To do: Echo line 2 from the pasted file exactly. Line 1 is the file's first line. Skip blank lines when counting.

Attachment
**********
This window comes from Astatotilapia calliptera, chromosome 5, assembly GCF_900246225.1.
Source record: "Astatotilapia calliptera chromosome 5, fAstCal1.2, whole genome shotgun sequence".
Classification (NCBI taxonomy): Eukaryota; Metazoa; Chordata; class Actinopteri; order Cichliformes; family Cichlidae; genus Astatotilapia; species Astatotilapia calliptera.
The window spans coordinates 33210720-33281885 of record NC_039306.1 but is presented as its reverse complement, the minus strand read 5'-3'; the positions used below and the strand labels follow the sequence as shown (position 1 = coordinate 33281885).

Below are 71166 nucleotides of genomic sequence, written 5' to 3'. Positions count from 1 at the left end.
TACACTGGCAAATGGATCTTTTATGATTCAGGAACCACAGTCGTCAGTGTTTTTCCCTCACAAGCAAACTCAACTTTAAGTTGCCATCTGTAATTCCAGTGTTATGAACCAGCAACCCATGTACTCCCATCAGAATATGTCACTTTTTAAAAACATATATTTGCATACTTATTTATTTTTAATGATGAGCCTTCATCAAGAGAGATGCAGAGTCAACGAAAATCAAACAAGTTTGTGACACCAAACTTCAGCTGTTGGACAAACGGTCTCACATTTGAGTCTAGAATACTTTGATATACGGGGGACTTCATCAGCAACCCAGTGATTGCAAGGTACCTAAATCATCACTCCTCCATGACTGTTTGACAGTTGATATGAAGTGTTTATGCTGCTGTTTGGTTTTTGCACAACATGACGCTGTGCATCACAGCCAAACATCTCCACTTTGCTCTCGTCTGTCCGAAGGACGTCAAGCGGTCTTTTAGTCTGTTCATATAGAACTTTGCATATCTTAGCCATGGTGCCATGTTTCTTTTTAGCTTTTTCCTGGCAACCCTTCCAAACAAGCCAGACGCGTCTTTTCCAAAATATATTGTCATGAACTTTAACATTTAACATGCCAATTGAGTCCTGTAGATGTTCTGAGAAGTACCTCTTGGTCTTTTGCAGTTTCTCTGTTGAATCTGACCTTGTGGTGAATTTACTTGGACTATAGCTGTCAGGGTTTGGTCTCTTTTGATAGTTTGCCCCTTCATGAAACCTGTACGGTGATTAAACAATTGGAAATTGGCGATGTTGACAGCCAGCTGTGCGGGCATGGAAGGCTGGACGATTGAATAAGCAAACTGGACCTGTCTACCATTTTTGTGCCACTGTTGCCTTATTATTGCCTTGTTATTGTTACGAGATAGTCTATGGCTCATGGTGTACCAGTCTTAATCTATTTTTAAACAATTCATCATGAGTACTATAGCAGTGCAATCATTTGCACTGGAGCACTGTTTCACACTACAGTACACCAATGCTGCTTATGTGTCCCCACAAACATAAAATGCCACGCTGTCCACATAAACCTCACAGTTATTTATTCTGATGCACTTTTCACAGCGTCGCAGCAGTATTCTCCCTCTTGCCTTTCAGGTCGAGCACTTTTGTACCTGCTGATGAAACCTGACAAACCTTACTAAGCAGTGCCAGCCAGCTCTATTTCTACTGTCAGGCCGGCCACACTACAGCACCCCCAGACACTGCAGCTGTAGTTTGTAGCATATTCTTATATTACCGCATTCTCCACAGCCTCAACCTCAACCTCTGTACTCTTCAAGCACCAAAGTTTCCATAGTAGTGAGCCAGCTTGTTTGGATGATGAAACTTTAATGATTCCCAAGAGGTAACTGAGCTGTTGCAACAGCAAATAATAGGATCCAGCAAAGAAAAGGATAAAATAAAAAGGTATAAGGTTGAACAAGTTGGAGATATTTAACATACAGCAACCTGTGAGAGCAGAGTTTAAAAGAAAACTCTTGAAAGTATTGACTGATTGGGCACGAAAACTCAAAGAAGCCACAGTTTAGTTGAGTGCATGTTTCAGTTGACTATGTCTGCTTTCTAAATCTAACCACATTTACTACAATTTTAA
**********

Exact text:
Source record: "Astatotilapia calliptera chromosome 5, fAstCal1.2, whole genome shotgun sequence".